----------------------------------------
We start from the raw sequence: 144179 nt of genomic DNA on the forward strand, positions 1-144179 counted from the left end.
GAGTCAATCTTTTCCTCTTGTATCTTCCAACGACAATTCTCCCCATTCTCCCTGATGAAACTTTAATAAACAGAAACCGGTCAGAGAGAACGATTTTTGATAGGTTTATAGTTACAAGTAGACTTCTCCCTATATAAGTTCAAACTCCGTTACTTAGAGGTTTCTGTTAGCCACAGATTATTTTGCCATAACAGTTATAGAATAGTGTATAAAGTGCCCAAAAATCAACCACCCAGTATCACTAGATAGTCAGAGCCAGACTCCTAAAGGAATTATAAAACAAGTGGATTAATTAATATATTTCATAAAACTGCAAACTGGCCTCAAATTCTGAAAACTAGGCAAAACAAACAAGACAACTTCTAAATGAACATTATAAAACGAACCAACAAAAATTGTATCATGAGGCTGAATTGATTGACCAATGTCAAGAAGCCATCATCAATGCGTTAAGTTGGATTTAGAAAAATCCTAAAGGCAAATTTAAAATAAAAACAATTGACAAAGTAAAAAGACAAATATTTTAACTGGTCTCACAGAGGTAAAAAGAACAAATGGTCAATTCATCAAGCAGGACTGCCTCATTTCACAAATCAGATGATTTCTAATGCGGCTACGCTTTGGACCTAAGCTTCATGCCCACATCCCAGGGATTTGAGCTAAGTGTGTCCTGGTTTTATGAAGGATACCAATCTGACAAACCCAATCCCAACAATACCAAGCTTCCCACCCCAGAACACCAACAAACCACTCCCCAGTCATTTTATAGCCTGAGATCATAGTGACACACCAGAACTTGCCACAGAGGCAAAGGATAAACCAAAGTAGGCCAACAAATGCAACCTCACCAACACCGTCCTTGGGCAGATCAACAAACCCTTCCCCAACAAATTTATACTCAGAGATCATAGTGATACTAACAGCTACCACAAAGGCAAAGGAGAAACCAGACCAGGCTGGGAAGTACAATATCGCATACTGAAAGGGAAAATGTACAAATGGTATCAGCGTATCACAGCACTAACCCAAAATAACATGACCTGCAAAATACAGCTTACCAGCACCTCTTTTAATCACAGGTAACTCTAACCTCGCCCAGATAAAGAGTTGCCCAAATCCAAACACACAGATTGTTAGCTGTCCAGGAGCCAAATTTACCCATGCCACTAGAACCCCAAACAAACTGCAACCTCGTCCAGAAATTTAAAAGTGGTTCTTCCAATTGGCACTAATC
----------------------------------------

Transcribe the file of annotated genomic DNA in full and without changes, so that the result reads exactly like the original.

We start from the raw sequence: 144179 nt of genomic DNA on the forward strand, positions 1-144179 counted from the left end.
GAGTCAATCTTTTCCTCTTGTATCTTCCAACGACAATTCTCCCCATTCTCCCTGATGAAACTTTAATAAACAGAAACCGGTCAGAGAGAACGATTTTTGATAGGTTTATAGTTACAAGTAGACTTCTCCCTATATAAGTTCAAACTCCGTTACTTAGAGGTTTCTGTTAGCCACAGATTATTTTGCCATAACAGTTATAGAATAGTGTATAAAGTGCCCAAAAATCAACCACCCAGTATCACTAGATAGTCAGAGCCAGACTCCTAAAGGAATTATAAAACAAGTGGATTAATTAATATATTTCATAAAACTGCAAACTGGCCTCAAATTCTGAAAACTAGGCAAAACAAACAAGACAACTTCTAAATGAACATTATAAAACGAACCAACAAAAATTGTATCATGAGGCTGAATTGATTGACCAATGTCAAGAAGCCATCATCAATGCGTTAAGTTGGATTTAGAAAAATCCTAAAGGCAAATTTAAAATAAAAACAATTGACAAAGTAAAAAGACAAATATTTTAACTGGTCTCACAGAGGTAAAAAGAACAAATGGTCAATTCATCAAGCAGGACTGCCTCATTTCACAAATCAGATGATTTCTAATGCGGCTACGCTTTGGACCTAAGCTTCATGCCCACATCCCAGGGATTTGAGCTAAGTGTGTCCTGGTTTTATGAAGGATACCAATCTGACAAACCCAATCCCAACAATACCAAGCTTCCCACCCCAGAACACCAACAAACCACTCCCCAGTCATTTTATAGCCTGAGATCATAGTGACACACCAGAACTTGCCACAGAGGCAAAGGATAAACCAAAGTAGGCCAACAAATGCAACCTCACCAACACCGTCCTTGGGCAGATCAACAAACCCTTCCCCAACAAATTTATACTCAGAGATCATAGTGATACTAACAGCTACCACAAAGGCAAAGGAGAAACCAGACCAGGCTGGGAAGTACAATATCGCATACTGAAAGGGAAAATGTACAAATGGTATCAGCGTATCACAGCACTAACCCAAAATAACATGACCTGCAAAATACAGCTTACCAGCACCTCTTTTAATCACAGGTAACTCTAACCTCGCCCAGATAAAGAGTTGCCCAAATCCAAACACACAGATTGTTAGCTGTCCAGGAGCCAAATTTACCCATGCCACTAGAACCCCAAACAAACTGCAACCTCGTCCAGAAATTTAAAAGTGGTTCTTCCAATTGGCACTAATC